Goldilocks Vs The Bears


Using the averages for the late nineties, the Establishment Survey if it represented solid growth would gain almost 4 million payrolls in 2018. That would be an average of 320k per month. The latest estimate for 311k is actually below average. That means everyone is celebrating as some kind of blowout what would otherwise fall as a weak month under more reasonable analysis. That’s how bad the labor market has been for so many years.

And it’s an outlier, but it’s not the first. The BLS data shows that in June and July 2016, for example, payrolls gained +285k and then +325k, respectively. Taken in isolation, those two “blowout” months seemed to suggest economic acceleration in keeping with the “reflation” sentiment that was then just forming. We know, for that labor market anyway, those two perfect reports were quickly forgotten, mere statistical noise that represented instead more of the same – the good months, even two in a row, are the exception.


Average weekly earnings, which are even more noisy month-to-month, rose just 3.2% year-over-year in February after being nearly flat, +0.8%, in January.

Despite the unemployment rate sticking at 4.1% for the fifth straight month, there isn’t the slightest hint that earnings let alone wages are accelerating; nor is there any indication they are about to.

Is it the beginning of the labor market finally stabilizing after three years of slowing? Or is it Harvey and Irma?

Given the inherent lags economy to employment, it is possible that what’s indicated in February is the trailed effects of the artificial hurricane boost.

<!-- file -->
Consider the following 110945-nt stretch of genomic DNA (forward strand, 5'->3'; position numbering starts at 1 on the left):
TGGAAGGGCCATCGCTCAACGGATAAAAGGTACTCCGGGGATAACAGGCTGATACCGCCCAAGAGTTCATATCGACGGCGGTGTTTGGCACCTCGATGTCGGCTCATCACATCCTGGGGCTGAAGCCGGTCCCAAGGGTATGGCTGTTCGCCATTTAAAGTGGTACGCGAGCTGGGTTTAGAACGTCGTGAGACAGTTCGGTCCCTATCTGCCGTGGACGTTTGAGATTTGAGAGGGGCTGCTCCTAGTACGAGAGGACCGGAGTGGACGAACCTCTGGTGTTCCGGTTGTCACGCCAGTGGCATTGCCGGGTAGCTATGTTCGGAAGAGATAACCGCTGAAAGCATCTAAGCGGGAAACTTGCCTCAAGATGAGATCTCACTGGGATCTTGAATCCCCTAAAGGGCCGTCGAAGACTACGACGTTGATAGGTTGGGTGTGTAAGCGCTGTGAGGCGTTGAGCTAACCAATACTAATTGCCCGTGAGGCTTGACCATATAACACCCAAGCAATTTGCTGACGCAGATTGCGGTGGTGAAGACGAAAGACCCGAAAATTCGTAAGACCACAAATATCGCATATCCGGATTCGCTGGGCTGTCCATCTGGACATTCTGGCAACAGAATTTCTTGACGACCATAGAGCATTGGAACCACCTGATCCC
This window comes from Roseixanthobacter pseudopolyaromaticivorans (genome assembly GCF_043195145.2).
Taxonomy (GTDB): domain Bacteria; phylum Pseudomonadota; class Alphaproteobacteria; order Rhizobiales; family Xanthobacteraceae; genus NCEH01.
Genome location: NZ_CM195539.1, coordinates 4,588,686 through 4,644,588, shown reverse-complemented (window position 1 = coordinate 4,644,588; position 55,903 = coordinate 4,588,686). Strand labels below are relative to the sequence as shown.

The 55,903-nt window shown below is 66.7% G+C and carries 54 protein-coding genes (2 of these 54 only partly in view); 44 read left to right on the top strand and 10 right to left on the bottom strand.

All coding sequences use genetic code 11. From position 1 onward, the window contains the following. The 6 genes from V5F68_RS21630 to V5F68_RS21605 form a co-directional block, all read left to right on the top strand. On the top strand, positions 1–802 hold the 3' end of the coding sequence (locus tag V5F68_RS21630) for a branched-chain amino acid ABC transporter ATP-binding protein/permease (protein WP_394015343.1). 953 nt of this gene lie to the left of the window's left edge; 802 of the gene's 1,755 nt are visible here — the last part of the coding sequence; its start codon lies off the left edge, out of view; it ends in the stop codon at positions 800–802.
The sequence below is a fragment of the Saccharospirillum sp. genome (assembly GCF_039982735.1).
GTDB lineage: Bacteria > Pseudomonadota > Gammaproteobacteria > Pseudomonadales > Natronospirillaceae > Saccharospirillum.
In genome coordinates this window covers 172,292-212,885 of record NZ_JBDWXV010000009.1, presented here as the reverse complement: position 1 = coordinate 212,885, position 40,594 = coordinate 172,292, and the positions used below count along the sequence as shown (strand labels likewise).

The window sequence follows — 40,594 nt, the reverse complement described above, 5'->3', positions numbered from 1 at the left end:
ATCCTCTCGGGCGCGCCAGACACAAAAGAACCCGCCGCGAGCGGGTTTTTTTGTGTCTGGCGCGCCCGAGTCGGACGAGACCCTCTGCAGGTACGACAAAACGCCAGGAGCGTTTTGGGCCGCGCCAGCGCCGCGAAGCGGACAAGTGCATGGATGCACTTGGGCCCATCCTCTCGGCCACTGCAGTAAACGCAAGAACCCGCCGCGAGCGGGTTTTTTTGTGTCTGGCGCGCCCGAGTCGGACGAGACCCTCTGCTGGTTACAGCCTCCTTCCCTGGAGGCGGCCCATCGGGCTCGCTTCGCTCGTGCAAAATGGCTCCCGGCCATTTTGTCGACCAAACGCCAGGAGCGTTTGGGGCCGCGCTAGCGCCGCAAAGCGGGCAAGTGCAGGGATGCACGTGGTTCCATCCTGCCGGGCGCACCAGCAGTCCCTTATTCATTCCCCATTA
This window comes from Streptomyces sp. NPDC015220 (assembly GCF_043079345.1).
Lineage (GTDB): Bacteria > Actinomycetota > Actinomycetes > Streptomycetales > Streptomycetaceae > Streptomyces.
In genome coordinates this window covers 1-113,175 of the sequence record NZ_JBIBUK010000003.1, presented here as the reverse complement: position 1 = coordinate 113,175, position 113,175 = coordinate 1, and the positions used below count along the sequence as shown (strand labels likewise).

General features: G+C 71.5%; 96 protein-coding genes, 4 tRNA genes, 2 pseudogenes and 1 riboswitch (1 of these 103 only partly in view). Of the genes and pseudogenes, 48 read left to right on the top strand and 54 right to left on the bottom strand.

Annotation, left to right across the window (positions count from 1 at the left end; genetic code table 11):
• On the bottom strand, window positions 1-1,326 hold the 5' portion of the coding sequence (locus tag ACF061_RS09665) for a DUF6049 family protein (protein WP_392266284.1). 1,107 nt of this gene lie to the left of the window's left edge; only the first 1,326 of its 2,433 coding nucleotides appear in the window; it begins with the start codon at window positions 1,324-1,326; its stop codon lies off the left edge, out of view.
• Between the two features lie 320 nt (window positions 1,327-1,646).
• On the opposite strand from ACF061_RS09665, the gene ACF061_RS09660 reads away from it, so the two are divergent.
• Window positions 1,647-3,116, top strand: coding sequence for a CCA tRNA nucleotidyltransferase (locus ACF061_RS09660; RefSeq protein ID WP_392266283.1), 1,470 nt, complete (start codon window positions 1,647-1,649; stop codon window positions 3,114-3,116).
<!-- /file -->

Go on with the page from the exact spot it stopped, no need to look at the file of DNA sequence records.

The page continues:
This is where the noise works against us (like the middle of 2016). There is, right now, simply no way to tell.

Global Synchronization

There's much more in Snider's article that bears a closer look.

It's interesting that he kicked off with a question about global synchronization.

Jim Bianco at Bianco Research just wrote about that. I covered it in Synchronized Global Growth is Ending: Shocks Come Next.

Where is Goldilocks?

Is Goldilocks in the room or out of the room?

Curiously, that's not even the right question. Even if Goldilocks is is in the room with the inflation and recession bears slumbering, are stock valuations so stretched that it does not matter where she is?

That's my belief. I suspect we are right about here:​

Stocks are tremendously overvalued.

In Sucker Traps and the Arithmetic of Risk I noted that John Hussman expects equities to decline as much as 67% from here.

That may be a bit high, but it's a well-researched target. Even flat returns for the next seven years would crucify pension plans.

Goldilocks? No one will be talking about a Goldilocks environment no matter what inflation or jobs do once stock valuations start returning to normal.

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